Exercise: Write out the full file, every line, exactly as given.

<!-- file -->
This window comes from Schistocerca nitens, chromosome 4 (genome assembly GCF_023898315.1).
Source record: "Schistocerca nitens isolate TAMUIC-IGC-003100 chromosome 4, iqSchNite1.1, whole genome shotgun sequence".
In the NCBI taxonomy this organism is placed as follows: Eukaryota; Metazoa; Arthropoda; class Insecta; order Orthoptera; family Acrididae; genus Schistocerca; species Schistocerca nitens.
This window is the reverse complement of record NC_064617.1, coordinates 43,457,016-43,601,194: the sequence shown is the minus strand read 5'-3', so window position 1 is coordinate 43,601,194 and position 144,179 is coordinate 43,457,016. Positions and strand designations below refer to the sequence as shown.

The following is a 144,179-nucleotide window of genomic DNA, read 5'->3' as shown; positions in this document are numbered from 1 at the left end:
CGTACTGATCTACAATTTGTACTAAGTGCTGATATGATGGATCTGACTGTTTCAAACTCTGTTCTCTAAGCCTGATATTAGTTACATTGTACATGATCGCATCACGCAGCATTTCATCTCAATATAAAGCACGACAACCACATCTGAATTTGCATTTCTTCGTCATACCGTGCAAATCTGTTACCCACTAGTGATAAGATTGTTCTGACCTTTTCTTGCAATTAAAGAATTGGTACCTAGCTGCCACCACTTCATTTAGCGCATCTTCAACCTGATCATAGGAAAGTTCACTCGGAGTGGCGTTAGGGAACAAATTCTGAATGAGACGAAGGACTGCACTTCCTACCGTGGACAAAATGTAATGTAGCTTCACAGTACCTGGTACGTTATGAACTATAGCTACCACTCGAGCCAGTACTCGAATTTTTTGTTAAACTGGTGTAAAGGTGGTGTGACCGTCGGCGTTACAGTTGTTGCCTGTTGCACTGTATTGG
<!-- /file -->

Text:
This window comes from Schistocerca nitens, chromosome 4 (genome assembly GCF_023898315.1).
Source record: "Schistocerca nitens isolate TAMUIC-IGC-003100 chromosome 4, iqSchNite1.1, whole genome shotgun sequence".
In the NCBI taxonomy this organism is placed as follows: Eukaryota; Metazoa; Arthropoda; class Insecta; order Orthoptera; family Acrididae; genus Schistocerca; species Schistocerca nitens.
This window is the reverse complement of record NC_064617.1, coordinates 43,457,016-43,601,194: the sequence shown is the minus strand read 5'-3', so window position 1 is coordinate 43,601,194 and position 144,179 is coordinate 43,457,016. Positions and strand designations below refer to the sequence as shown.

The following is a 144,179-nucleotide window of genomic DNA, read 5'->3' as shown; positions in this document are numbered from 1 at the left end:
CGTACTGATCTACAATTTGTACTAAGTGCTGATATGATGGATCTGACTGTTTCAAACTCTGTTCTCTAAGCCTGATATTAGTTACATTGTACATGATCGCATCACGCAGCATTTCATCTCAATATAAAGCACGACAACCACATCTGAATTTGCATTTCTTCGTCATACCGTGCAAATCTGTTACCCACTAGTGATAAGATTGTTCTGACCTTTTCTTGCAATTAAAGAATTGGTACCTAGCTGCCACCACTTCATTTAGCGCATCTTCAACCTGATCATAGGAAAGTTCACTCGGAGTGGCGTTAGGGAACAAATTCTGAATGAGACGAAGGACTGCACTTCCTACCGTGGACAAAATGTAATGTAGCTTCACAGTACCTGGTACGTTATGAACTATAGCTACCACTCGAGCCAGTACTCGAATTTTTTGTTAAACTGGTGTAAAGGTGGTGTGACCGTCGGCGTTACAGTTGTTGCCTGTTGCACTGTATTGG